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Journey of discovery

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Lisa Cano-Rowland (Photograph David Skinner )

Discovering their own talent is perhaps every art lover’s dream. Although she hadn’t painted since school, 45-year-old Lisa Cano-Rowland couldn’t resist when she had the opportunity to take an art class four years ago.

Ten of her watercolours are now on display in the Edinburgh Gallery at the Bermuda Society of Arts. The joint exhibit with Cristina Douglas is a first for Mrs Cano-Rowland, a London-born audiologist who moved to the island with her family ten years ago.

Q: What got you interested in art?

A: I’ve always enjoyed art. I liked it when I was at school but what typically happens when you leave school is you tend to not carry on with those things you enjoy. You go on to work and forget about it. When I came to Bermuda I met somebody who was starting to get into art and she invited me to go to a class at BSoA. That was about four years ago.

Q: And you were hooked from there?

A: It was a class on architectural art, which I thought I might enjoy and I did. I produced a piece of work that looked like a house — I was quite pleased that it looked like something. So I went and bought my own supplies and started practising, and built on that. [Eventually] I changed from architecture to other things; I’m frequently changing style, seeing what works for me. For this exhibit, I chose birds. Everybody likes birds but most tend to [show them] sitting on a perch. I wanted them flying, to show something a bit more majestic, at a different angle. It gave new perspective and was something different from a bird just sitting on a perch.

Q: What do you do in your day job? Anything creative? Had you ever considered becoming an artist?

A: I’m an audiologist. I don’t get to be artistic in my job so perhaps that’s why I like it outside of the job. I never really considered art as a career. There’s a lot of competition out there and you have to be the best of the best to have a career. I don’t think it’s the type of thing where you can just “do the job”. You have to be absolutely the best and I never considered it as a career for that reason. But I am pleased with what I’ve done. I still feel I have a long way to go but I’m happy I am where I am at the moment. People like what I do and that’s pleasing.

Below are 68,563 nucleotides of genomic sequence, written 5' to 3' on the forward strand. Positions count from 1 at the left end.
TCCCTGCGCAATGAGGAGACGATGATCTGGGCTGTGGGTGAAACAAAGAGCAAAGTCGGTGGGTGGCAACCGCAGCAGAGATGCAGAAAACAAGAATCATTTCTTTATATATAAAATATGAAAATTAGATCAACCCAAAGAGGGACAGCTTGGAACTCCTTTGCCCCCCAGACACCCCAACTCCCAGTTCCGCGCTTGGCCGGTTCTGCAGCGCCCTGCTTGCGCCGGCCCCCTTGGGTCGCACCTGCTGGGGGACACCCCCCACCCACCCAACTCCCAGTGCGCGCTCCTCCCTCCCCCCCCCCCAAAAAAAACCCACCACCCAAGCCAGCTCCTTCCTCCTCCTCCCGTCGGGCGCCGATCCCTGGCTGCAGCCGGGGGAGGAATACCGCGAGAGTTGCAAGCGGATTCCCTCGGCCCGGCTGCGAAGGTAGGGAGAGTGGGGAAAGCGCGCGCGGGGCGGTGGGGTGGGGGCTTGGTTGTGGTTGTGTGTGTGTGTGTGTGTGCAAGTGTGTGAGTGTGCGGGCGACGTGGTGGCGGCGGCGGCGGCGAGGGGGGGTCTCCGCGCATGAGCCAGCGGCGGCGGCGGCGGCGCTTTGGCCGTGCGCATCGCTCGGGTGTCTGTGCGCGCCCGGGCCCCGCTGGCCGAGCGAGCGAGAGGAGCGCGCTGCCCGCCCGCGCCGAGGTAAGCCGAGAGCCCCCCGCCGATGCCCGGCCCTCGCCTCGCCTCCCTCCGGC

Q: Why birds? Have you only painted ones you can find here?

A: I like birds. They’re pretty and, especially in the UK, you don’t see many exciting birds naturally. But here there’s the kiskadee, the cardinal, the bluebird. They’re all very bright and catch your eye as they fly through the trees. Even if [my pictures] don’t sell they’re nice to show and to see on the walls. It’s only the cardinal that I used in the show that was a Bermudian bird. The others are from around the world so I had to [paint them from] photos I could find on the internet. The birds I painted, I put my own interpretation on them so they’re not perfectly accurate. I haven’t put in every detail. I feel you should do something different when you’re painting, it doesn’t have to be lifelike.

Q: Do you have children? How do you find time to paint?

A: I have two children. One in the UK, Rebekah, who is 24 and my other daughter, Eloise, who is here, is 13. I’m very lucky that my husband, Paul Cano-Rowland, will take care of most of things at home. It frees me up to paint when I want to. Every week I spend a couple hours painting, if I can.

Q: Are either of your daughters interested in art?

A: My oldest daughter went to art school. She did her diploma in art but didn’t take it up as a career for the same reasons that I didn’t. My youngest daughter resisted for a long time. She insisted that she didn’t like art but, all of a sudden picked up a pencil. She has a great eye for putting what she sees on paper and is starting to enjoy it now so I’m really pleased about that.

Q: And when you’re not painting, what do you do?

A: I also play roller derby. I saw a roller derby Facebook page here and straight away was drawn to it. I went to watch them train and immediately bought the kit and joined the team. I had no experience. I hadn’t skated since I was about 12 years old and don’t know what made me think I could. I was a bit wobbly to start but with practice got a bit better and now I feel I can hold my own. We train twice a week. We’re the only team here and there’s about 15 members.

Q: It’s a contact sport. Weren’t you scared of getting hit?

A: There’s a lot of body contact involved. You do get bruises. It’s almost like a badge of honour to get the biggest and darkest. You can also get injuries. I’ve sprained my ankle three times and I know some people do break bones and get concussions and things although I don’t think we’re at that level where we’re hitting each other that hard.

Duo is on display at BSoA through February 28. Look for Bermuda Roller Derby on Facebook

(Photograph David Skinner )
(Photograph David Skinner )
(Photograph David Skinner )
(Photograph David Skinner )